This week, BMW launched its concept XM - yes, this 740bhp plug-in hybrid is the first standalone M Car since the beautiful M1, and yes, it has astonishing performance figures, and yes, many people with many Shekels will buy it.

Yet for all of the XM’s big money and massive power flex, its looks are the biggest talking point. Whilst they may not be to everyone’s taste, surely the genius behind good design is getting people talking, right?

The BMW 4 Series is one of our favourite cars of 2021
The BMW 4 Series is one of our favourite cars of 2021
© BMW Press Club

Wherever you stand on BMW’s new design philosophy - and we are not against it given how much we enjoyed the new 4 Series and M4 both aesthetically and behind the wheel - we thought we’d make this edition of This Week in Cars about five classic BMWs, which are considered to be some of the company’s finest designs in its history.

1974 BMW 2002

1974 BMW 2002
The BMW 2002 Turbo was BMW’s first ‘proper’ performance saloon
© Witmar and Odijk

The 2002 Turbo was a turbocharged version of BMW's 2002, which was introduced in 1968. Widely considered the first true sports sedan, the 2002 was light, modern and, most importantly, comfortable, with enough room for four. In short, it was the forerunner to the much-loved BMW 3 Series. The 2002 Turbo was powered by a four-cylinder engine, which produced 170bhp. When the 2002 launched in 1973, it was one of the fastest road-going production cars around, and was only bested by the Porsche 911.

PRICE:
EUR 119,950
LINK TO CAR AND DEALER:
Witmar and Odijk

1980 BMW M1

1980 BMW M1
The BMW M1 was the genesis of the BMW ‘M’ Car
© Boutsen Classic Cars

The BMW M1 is where BMW’s ‘M’ division started. Back in 1978, BMW decided that it needed a car specific for racing, and here it is - a purpose built, mid-engined homologation special designed for the track. The first ‘M’ Car. The M1 was originally destined to be a joint venture between BMW and Lamborghini. However, given that fallings out tend to happen when Germany and Italy get together, that’s exactly what happened and BMW ended up making the car themselves. The M1 was powered by a 3.5-litre inline six motor, and it also boasted a highly advanced tubular steel space-frame chassis. Just 453 M1s were produced over a three year period, which makes it one of the rarest, sought after BMWs of all time. Up until the i8, the M1 was the only mid-engined car to have been made by BMW.

PRICE:
P.O.R.
LINK TO CAR AND DEALER:
Boutsen Classic Cars

1998 BMW Z3 M Roadster

1998 BMW M Roadster
All BMW M Roadsters were made at the company’s Spartanburg plant in the United States
© Gateway Classic Cars

The BMW M Roadster was the hot version of the BMW Z3. Powered by the brawny 3.2L straight-six motor from the E36 M3, the M Roadster retained all of the Z3’s good looks, but The People From BMW ensured that the Z3 now had the power to match its great looks. It was also way more driver-focused than before thanks to the E36’s suspension, limited-slip diff, brakes and pretty much all the hardware it needed to cope with the extra power. Fun to drive all the time, and hilariously slippery in the wet, is the BMW M Roadster the most-overlooked M Car of all time?

PRICE:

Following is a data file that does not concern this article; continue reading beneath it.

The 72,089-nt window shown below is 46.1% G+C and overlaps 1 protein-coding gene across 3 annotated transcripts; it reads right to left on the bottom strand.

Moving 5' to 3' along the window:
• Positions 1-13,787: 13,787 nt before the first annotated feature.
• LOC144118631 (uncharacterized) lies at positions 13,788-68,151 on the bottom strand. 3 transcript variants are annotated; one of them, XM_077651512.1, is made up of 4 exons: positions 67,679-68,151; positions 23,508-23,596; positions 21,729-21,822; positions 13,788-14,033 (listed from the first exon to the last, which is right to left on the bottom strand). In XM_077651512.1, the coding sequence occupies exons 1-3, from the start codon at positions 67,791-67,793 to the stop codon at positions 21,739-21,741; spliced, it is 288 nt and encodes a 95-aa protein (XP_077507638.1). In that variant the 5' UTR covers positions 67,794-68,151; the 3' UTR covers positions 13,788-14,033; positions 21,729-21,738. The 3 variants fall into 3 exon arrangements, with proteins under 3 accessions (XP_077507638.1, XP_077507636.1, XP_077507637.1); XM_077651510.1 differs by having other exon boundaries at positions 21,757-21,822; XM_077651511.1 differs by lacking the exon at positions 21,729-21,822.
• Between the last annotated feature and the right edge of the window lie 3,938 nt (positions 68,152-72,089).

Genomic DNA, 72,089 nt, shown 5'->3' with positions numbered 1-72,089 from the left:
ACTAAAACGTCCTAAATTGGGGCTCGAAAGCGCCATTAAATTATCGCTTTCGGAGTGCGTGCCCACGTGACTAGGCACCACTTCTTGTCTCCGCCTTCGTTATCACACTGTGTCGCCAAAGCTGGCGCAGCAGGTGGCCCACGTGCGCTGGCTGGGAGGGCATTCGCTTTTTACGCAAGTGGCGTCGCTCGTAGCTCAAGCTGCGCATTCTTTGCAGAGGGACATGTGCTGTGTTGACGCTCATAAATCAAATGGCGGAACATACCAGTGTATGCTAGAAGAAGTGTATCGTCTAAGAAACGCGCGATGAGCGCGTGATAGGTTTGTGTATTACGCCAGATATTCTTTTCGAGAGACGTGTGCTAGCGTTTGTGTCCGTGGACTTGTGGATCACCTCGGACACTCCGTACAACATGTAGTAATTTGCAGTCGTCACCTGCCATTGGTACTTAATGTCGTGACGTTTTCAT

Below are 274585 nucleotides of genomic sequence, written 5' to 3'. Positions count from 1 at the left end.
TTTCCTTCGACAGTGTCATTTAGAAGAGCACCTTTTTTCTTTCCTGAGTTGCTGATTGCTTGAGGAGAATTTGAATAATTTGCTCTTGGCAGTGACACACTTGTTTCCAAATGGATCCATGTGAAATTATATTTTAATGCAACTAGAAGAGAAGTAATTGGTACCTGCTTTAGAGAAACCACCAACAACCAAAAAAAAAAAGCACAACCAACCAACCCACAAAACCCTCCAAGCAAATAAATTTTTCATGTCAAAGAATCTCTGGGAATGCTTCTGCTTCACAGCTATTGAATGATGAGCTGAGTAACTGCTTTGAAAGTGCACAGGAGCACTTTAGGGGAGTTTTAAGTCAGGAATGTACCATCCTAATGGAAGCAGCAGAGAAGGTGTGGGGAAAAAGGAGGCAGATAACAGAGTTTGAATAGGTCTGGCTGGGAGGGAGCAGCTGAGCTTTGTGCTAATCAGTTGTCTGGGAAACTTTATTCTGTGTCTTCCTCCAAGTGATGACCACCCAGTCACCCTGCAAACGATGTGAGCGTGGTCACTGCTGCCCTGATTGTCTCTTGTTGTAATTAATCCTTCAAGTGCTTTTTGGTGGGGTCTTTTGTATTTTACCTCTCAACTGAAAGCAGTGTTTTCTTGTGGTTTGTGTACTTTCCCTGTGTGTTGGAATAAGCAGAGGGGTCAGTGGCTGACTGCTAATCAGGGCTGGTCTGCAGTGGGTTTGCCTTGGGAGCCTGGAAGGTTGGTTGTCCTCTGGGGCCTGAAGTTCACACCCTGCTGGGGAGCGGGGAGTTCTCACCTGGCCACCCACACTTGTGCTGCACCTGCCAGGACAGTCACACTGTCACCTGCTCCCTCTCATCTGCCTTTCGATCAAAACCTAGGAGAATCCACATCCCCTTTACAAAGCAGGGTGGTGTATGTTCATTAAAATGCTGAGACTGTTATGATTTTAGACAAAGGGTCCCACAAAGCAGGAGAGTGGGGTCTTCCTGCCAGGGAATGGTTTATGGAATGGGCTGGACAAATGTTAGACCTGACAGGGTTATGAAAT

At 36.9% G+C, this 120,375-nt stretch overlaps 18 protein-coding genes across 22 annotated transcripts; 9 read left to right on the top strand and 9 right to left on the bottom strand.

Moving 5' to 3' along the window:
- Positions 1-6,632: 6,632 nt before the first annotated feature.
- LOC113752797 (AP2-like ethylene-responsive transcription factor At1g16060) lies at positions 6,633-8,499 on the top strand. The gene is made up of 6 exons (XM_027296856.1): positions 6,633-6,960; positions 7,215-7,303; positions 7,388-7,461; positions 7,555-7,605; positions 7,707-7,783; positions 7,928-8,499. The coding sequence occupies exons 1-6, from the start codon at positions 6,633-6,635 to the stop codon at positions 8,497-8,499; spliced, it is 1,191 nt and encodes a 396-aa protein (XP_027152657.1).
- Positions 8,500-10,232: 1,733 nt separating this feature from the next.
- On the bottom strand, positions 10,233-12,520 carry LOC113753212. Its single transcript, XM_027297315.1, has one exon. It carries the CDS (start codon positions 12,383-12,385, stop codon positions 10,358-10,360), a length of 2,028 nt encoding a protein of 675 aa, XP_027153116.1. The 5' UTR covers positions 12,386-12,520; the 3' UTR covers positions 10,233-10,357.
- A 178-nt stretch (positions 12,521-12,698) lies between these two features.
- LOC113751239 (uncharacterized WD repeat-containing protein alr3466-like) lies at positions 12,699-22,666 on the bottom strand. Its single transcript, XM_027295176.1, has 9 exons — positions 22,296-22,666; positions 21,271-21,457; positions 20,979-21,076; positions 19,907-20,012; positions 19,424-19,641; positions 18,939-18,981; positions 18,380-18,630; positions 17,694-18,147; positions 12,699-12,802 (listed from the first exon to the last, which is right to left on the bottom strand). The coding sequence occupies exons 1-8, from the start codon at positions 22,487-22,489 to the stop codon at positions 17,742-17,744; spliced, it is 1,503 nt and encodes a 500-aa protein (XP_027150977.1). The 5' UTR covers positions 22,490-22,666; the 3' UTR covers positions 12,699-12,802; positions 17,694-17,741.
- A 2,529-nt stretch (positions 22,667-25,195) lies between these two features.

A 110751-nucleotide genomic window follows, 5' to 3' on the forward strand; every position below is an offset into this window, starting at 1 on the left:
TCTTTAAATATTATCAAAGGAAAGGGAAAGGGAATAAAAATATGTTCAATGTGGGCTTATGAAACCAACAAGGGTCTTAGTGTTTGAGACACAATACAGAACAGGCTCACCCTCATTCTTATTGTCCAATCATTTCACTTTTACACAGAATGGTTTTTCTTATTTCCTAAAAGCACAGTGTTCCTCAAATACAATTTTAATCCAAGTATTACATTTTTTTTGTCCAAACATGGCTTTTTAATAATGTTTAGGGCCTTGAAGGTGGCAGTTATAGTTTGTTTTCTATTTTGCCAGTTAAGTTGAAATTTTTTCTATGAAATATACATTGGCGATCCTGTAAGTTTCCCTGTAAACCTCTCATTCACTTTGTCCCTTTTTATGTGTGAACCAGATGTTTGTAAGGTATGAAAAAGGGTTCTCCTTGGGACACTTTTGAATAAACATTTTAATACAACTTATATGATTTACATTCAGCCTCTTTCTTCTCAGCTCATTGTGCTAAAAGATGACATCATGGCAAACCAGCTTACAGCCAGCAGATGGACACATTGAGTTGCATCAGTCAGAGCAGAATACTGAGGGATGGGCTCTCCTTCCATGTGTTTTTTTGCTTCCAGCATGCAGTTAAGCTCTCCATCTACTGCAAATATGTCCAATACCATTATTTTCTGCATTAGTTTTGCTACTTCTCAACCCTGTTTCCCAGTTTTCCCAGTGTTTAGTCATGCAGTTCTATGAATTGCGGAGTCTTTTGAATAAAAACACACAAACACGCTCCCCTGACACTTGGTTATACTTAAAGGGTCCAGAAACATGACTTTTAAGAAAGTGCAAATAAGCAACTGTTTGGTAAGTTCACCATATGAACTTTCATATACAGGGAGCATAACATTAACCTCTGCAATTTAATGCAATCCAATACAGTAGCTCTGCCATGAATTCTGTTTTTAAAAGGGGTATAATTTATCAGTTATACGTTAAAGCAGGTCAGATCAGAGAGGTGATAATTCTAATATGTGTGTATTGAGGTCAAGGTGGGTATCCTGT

USD 26,000
LINK TO CAR AND DEALER:
Gateway Classic Cars

BMW 750i V12

BMW 750i V12
The best looking luxury BMW. Ever
© Stuurman Classic Cars

This wouldn't be a proper list of classic BMWs with an E38 7 Series, so here you have it - from the off, the E38 firmly had the W140 Mercedes S-Class in its sights, a car which is widely considered to be the most technologically advanced automobile ever made. When it came out in 1995, the E38 was the first European car to offer satellite navigation, and it was the world’s first car to have curtain airbags. It was also the first 7 Series to have a diesel engine, alongside the straight-six, V8, and V12 units BMW also offered. It was also vastly superior to drive over the Mercedes and handled more like a sports saloon than a big, luxurious Eurobarge. Despite going out of production 20 years ago, the Boyke Boyer-designed E38 is now considered to be one of the best looking BMWs of all time. It has also made for one of the coolest, most memorable Bond cars ever after its starring role in Tomorrow Never Dies. Available in short wheelbase (i), long wheelbase (L), and limousine guise, the E38 is hands down one of the greatest BMWs ever made.

PRICE:
EUR 17,950
LINK TO CAR AND DEALER:
Stuurman Classic Cars

2003 BMW M3

2003 BMW M3
Widely considered to be the best M3 ever, the E46 is now well and truly an ‘M’ Car for the collectors
© Cool Classic Club

In the 30 plus years since the BMW M3 burst onto the automotive world, there hasn’t been a bad one. However, the E46 you see here is widely considered to be the greatest of them all. The E46 M3 was - and still is - praised for its naturally-aspirated, 3.2-litre straight-six engine, six-speed manual gearbox, and its engaging drive. In short, it’s widely seen as the last of the properly mechanical M3s. After all, the E46’s successor, the E90, moved away from the traditional naturally-aspirated inline-six to a 4.0-litre V8. The cars that followed, the F80 and G80, were a further departure from the E46 thanks to electronic steering, turbocharging, and optional four-wheel-drive. Right now, E46s - both M3 and standard cars - are reasonably affordable. However, their unfussy design, pure mechanicals, and thrilling driving experience, mean they will certainly rise in value in the not-too-distant future. Do it. You know you want to.

PRICE:
EUR 35,000
LINK TO CAR AND DEALER:
Cool Classic Club

These cars were also listed in this week’s edition of the Dyler newsletter, which you can register for by clicking this link. We’d love to hear from you, so please tell us via email, Facebook, or Instagram what cars you’d like to see us feature in next week’s edition of This Week in Cars

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